The Angry Corrie 19: Jul-Sep 1994

Mainstream Publishers win 1994 Bookerror Prize!

TAC literary editor Charlie McDixon reports from the Guildhall in London:

I can bring you some very late news of a remarkable achievement set to rock the world of publishing. The most prestigious of all literary prizes, the MhicChoinnich Bookerror Award for 1994, has been won by Edinburgh-based outfit Mainstream.

The Bookerror is particularly difficult to adjudicate, as not only do candidates score points for the numbers of errors and omissions in their publications, but their points are also multiplied by the number of months which pass before detection. The short leet is always compiled of books which appear under the guise of sober, responsible and thoroughly accurate guides in some specialist field. Books of tables are often the means by which candidates really shine. There was thus great shock when the Scottish Mountaineering Club editors failed to qualify with their reprint of Munro's Tables. Much to the surprise of their supporters (who they? - Ed.), the SMC had failed to demote a pointy summit or elevate a pimple on a plateau for eight consecutive years.

The eventual prizewinner, Mainstream, had put forward their Scottish Mountain Guide, the back cover of which stated: "The only guide to list all hills over 2000ft including a complete list of Munros and Corbetts." In reality, the SMG proved useless for research, but instead was immediately a very serious contender for the Bookerror prize.

The first hint came when I found that the delightful 1118m northern outlier of Ben Lawers, An Stuc, was missing. Having just conquered its east face with my dad on his 70th birthday only a month before, I was shocked not to see it. Delving further into the chapter on OS Sheet 51, I found that all three tops of Meall nan Tarmachan were also missing, plus a Graham/Marilyn - The Shee of Ardtalnaig (or Ciste Buide a'Claidheimh from the 1:25k) - which has a full 220m of reascent all around. By this time sensing a scoop, I wrote to both the author and the publisher challenging them to admit they were actually angling for the Bookerror prize. Neither replied - which of course gained them valuable extra months of points multiplication credits. In the meantime I was delving deep into the publication to study its potential as a prizewinner. The results were staggering. Space will not permit me here to shower accolades on every error and omission, but just let us highlight one of the finest error-strewn chapters.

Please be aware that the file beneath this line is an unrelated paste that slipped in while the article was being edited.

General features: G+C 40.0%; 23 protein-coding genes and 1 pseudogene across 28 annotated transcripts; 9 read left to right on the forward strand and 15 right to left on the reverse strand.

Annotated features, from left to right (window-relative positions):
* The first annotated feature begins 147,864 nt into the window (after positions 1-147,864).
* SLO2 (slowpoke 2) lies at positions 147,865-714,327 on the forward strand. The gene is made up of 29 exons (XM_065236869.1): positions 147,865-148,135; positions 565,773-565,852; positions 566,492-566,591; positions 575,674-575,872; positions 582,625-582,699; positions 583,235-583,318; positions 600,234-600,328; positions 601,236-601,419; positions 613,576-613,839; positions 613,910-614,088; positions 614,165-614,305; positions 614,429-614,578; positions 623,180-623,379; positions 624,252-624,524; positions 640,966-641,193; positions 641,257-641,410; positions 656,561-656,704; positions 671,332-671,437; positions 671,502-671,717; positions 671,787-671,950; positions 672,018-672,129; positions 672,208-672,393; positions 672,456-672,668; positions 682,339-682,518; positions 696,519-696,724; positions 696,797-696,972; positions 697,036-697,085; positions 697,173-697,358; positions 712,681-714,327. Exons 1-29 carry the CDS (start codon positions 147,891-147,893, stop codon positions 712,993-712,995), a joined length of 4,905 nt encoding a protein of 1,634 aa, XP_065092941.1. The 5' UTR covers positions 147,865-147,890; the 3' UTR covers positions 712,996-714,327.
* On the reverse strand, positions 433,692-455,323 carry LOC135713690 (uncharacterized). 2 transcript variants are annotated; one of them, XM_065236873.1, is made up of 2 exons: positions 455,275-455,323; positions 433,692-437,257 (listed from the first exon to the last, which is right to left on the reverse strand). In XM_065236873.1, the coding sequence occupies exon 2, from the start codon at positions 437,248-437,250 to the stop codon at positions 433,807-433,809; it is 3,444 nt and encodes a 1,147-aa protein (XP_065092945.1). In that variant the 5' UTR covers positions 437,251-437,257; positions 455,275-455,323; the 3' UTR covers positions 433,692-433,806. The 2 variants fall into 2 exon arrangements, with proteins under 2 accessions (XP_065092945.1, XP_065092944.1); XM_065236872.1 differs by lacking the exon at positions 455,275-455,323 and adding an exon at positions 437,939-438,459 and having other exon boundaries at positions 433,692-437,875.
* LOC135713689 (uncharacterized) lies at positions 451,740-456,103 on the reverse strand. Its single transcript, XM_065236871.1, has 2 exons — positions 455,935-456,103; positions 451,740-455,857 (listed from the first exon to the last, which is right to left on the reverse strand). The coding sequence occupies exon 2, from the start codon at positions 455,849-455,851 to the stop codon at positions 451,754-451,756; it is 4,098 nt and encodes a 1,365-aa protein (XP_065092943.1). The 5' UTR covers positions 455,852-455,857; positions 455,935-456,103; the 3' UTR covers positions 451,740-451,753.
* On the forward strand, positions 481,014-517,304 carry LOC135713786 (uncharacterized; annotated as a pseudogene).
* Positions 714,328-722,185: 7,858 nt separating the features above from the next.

This takes as its subject OS Sheet 25, and has to be thoroughly admired for the sheer audacity achieved in cramming so many errors and omissions into just six pages, viz:

2 Munros which belong elsewhere -
Ruadh Stac Mor from Sheet 19
Fionn Bheinn from Sheet 20

4 Corbetts which belong elsewhere -
Beinn Dearg and Beinn Damh from Sheet 24
Aonach Shasuinn and Carn a' Choire Ghairbh from Sheet 34

2 Corbetts missing altogether -
Sgurr an Airgid and Sgurr Gaorsaic

14 Munro tops missing
19 other tops between 2000' - 3000' missing
1 Munro listed but not credited as a Munro

One other gem deserves a mention. The chapter on OS Sheet 33 has gained two new Munros called Meall a'Bhuiridh and Creise, which must have had a fairly arduous 41 kilometre walk from their usual position on the bottom edge of Sheet 41.